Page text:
Developing an aging clock using deep learning on retinal images

      

Aging is a process that is characterized by physiological and molecular changes that increase an individual’s risk of developing diseases and eventually dying. Being able to measure and estimate the biological signatures of aging can help researchers identify preventive measures to reduce disease risk and impact. Researchers have developed “aging clocks” based on markers such as blood proteins or DNA methylation to measure individuals’ biological age, which is distinct from one’s chronological age. These aging clocks help predict the risk of age-related diseases. But because protein and methylation markers require a blood draw, non-invasive ways to find similar measures could make aging information more accessible.

Perhaps surprisingly, the features on our retinas reflect a lot about us. Images of the retina, which has vascular connections to the brain, are a valuable source of biological and physiological information. Its features have been linked to several aging-related diseases, including diabetic retinopathy, cardiovascular disease, and Alzheimer’s disease. Moreover, previous work from Google has shown that retinal images can be used to predict age, risk of cardiovascular disease, or even sex or smoking status. Could we extend those findings to aging, and maybe in the process identify a new, useful biomarker for human disease?

In a new paper “Longitudinal fundus imaging and its genome-wide association analysis provide evidence for a human retinal aging clock”, we show that deep learning models can accurately predict biological age from a retinal image and reveal insights that better predict age-related disease in individuals. We discuss how the model’s insights can improve our understanding of how genetic factors influence aging. Furthermore, we’re releasing the code modifications for these models, which build on ML frameworks for analyzing retina images that we have previously publicly released.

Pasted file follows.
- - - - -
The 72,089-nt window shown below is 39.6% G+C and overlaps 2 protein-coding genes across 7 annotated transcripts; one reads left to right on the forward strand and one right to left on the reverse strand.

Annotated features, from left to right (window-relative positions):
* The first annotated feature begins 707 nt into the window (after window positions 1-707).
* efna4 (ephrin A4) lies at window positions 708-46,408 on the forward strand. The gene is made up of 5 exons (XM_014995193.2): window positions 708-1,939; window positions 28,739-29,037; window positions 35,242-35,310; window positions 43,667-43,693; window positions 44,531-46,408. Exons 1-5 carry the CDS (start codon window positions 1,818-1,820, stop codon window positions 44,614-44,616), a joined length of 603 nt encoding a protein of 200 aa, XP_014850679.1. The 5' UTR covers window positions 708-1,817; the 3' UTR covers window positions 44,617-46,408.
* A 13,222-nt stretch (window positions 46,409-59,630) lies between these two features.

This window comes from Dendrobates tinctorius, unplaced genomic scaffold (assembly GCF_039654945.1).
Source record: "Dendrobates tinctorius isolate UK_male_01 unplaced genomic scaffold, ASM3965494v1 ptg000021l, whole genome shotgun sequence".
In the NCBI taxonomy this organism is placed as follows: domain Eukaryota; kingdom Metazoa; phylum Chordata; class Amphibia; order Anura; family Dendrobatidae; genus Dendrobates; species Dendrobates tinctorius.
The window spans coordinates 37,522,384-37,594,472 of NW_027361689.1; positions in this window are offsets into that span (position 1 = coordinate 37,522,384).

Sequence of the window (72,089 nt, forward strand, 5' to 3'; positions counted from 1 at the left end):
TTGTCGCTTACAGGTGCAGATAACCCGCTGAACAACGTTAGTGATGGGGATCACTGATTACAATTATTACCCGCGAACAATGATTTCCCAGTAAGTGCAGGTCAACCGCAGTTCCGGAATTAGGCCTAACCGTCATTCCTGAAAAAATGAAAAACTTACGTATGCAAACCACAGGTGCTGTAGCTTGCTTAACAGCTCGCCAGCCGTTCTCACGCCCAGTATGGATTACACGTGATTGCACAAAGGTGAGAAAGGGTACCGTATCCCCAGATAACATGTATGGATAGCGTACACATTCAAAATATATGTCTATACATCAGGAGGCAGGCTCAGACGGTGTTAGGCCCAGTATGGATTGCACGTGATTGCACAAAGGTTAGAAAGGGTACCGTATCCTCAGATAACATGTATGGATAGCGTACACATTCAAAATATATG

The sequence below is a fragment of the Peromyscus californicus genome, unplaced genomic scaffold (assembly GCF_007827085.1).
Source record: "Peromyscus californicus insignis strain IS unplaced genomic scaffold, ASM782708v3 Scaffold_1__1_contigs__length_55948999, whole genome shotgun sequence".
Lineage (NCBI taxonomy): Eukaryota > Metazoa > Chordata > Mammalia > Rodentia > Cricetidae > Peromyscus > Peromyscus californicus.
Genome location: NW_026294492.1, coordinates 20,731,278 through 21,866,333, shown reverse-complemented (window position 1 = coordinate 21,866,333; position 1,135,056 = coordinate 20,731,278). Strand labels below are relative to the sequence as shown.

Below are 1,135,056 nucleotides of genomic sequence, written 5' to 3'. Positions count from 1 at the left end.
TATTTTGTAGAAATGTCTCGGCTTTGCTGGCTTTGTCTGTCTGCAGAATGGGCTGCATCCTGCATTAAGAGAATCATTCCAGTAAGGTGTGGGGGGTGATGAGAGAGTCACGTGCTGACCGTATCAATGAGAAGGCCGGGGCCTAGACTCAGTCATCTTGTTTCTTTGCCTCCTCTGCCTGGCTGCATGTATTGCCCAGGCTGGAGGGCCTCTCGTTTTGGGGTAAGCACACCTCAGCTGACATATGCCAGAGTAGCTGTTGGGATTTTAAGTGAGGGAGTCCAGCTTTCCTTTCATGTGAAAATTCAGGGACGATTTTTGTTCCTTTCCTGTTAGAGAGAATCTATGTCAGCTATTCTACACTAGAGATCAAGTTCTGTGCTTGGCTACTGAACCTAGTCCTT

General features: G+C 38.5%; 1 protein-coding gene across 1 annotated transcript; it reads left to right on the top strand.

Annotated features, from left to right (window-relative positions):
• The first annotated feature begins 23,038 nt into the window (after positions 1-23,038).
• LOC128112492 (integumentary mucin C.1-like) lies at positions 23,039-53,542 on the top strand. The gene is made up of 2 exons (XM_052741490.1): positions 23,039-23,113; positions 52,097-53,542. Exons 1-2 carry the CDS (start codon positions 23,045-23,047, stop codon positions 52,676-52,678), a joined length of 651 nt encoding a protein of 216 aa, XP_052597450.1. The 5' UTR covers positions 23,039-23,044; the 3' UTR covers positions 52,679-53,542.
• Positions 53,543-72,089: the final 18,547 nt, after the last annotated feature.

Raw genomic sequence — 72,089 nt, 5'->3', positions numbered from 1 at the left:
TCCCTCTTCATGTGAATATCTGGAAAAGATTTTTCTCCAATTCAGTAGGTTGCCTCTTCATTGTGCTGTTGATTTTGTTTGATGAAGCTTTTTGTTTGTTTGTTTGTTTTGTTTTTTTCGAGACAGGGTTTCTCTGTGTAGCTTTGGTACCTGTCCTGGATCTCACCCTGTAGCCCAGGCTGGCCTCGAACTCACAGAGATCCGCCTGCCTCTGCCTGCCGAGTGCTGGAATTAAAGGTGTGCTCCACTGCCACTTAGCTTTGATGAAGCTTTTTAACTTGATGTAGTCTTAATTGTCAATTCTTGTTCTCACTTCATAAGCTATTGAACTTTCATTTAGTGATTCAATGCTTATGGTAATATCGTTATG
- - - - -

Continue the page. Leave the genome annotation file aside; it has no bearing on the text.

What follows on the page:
Predicting chronological age from retinal images

We trained a model to predict chronological age using hundreds of thousands of retinal images from a telemedicine-based blindness prevention program that were captured in primary care clinics and de-identified. A subset of these images has been used in a competition by Kaggle and academic publications, including prior Google work with diabetic retinopathy.

We evaluated the resulting model performance both on a held-out set of 50,000 retinal images and on a separate UKBiobank dataset containing approximately 120,000 images. The model predictions, named eyeAge, strongly correspond with the true chronological age of individuals (shown below; Pearson correlation coefficient of 0.87). This is the first time that retinal images have been used to create such an accurate aging clock.

Left: A retinal image showing the macula (dark spot in the middle), optic disc (bright spot at the right), and blood vessels (dark red lines extending from the optic disc). Right: Comparison of an individual’s true chronological age with the retina model predictions, “eyeAge”.

Analyzing the predicted and real age gap

Even though eyeAge correlates with chronological age well across many samples, the figure above also shows individuals for which the eyeAge differs substantially from chronological age, both in cases where the model predicts a value much younger or older than the chronological age. This could indicate that the model is learning factors in the retinal images that reflect real biological effects that are relevant to the diseases that become more prevalent with biological age.

To test whether this difference reflects underlying biological factors, we explored its correlation with conditions such as chronic obstructive pulmonary disease (COPD) and myocardial infarction and other biomarkers of health like systolic blood pressure. We observed that a predicted age higher than the chronological age, correlates with disease and biomarkers of health in these cases. For example, we showed a statistically significant (p=0.0028) correlation between eyeAge and all-cause mortality — that is a higher eyeAge was associated with a greater chance of death during the study.